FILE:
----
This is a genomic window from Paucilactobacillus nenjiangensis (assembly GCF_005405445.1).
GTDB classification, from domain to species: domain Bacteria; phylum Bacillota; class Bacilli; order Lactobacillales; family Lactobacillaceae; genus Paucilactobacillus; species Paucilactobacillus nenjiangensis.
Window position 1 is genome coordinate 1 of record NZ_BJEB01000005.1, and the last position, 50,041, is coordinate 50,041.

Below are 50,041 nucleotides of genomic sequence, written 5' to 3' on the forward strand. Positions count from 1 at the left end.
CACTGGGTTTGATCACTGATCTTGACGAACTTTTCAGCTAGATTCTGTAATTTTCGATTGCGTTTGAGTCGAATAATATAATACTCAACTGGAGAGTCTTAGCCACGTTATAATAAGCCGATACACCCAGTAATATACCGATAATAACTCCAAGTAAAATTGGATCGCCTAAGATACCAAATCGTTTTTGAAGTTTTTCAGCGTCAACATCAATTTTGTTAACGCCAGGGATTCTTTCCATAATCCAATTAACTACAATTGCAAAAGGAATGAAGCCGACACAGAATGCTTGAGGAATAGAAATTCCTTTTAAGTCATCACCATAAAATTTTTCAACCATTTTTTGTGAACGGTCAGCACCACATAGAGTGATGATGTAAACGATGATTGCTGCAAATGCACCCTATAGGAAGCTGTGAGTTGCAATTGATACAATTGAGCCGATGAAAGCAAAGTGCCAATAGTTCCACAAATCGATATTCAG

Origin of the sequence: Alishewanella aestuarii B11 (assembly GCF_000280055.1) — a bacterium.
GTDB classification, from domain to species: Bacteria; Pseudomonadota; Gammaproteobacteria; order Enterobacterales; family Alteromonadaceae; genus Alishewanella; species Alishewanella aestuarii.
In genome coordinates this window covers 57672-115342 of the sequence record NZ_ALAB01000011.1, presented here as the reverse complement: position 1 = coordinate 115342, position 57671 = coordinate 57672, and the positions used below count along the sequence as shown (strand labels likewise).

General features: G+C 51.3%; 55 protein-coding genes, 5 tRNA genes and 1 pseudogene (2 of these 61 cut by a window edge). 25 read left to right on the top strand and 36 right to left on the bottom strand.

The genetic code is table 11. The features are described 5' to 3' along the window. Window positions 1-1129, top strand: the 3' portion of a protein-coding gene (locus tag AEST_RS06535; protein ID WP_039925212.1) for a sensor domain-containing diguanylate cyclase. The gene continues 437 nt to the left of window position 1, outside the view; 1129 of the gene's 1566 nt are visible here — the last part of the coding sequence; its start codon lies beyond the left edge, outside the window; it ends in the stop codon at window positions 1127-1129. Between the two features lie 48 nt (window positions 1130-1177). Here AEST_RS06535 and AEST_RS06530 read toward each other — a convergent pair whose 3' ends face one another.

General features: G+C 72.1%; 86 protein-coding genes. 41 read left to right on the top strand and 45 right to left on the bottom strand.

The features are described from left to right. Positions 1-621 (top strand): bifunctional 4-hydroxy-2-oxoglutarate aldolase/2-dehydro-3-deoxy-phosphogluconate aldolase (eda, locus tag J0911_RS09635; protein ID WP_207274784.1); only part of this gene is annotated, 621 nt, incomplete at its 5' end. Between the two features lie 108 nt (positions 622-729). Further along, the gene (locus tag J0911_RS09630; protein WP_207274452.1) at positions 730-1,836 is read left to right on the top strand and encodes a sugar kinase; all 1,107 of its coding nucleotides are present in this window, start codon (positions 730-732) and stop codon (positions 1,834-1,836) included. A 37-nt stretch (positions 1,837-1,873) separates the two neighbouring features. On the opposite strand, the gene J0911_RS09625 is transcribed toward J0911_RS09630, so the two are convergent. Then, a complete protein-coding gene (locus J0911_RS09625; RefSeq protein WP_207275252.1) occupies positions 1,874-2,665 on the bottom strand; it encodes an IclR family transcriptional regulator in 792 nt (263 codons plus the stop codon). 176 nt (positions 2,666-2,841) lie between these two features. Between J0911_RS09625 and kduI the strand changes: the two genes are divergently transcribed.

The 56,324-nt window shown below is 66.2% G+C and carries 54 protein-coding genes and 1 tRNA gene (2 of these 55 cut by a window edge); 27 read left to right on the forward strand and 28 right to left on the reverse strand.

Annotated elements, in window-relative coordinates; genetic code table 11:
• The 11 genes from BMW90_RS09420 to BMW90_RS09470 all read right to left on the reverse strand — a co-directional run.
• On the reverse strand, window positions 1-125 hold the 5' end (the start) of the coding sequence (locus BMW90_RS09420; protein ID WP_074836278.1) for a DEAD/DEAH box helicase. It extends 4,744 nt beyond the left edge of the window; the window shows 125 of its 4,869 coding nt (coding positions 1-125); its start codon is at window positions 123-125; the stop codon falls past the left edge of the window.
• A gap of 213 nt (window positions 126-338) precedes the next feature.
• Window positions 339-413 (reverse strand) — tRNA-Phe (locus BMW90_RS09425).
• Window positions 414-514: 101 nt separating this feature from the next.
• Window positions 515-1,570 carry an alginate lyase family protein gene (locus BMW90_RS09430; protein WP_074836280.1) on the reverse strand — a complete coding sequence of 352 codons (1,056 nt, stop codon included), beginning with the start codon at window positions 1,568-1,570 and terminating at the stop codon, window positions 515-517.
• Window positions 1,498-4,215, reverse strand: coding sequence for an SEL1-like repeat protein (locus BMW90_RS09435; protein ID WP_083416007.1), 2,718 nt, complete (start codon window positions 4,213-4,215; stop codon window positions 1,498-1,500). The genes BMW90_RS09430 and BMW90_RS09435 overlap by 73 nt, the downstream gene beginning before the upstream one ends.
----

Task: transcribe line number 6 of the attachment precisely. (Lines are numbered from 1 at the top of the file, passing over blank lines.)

Origin of the sequence: Alishewanella aestuarii B11 (assembly GCF_000280055.1) — a bacterium.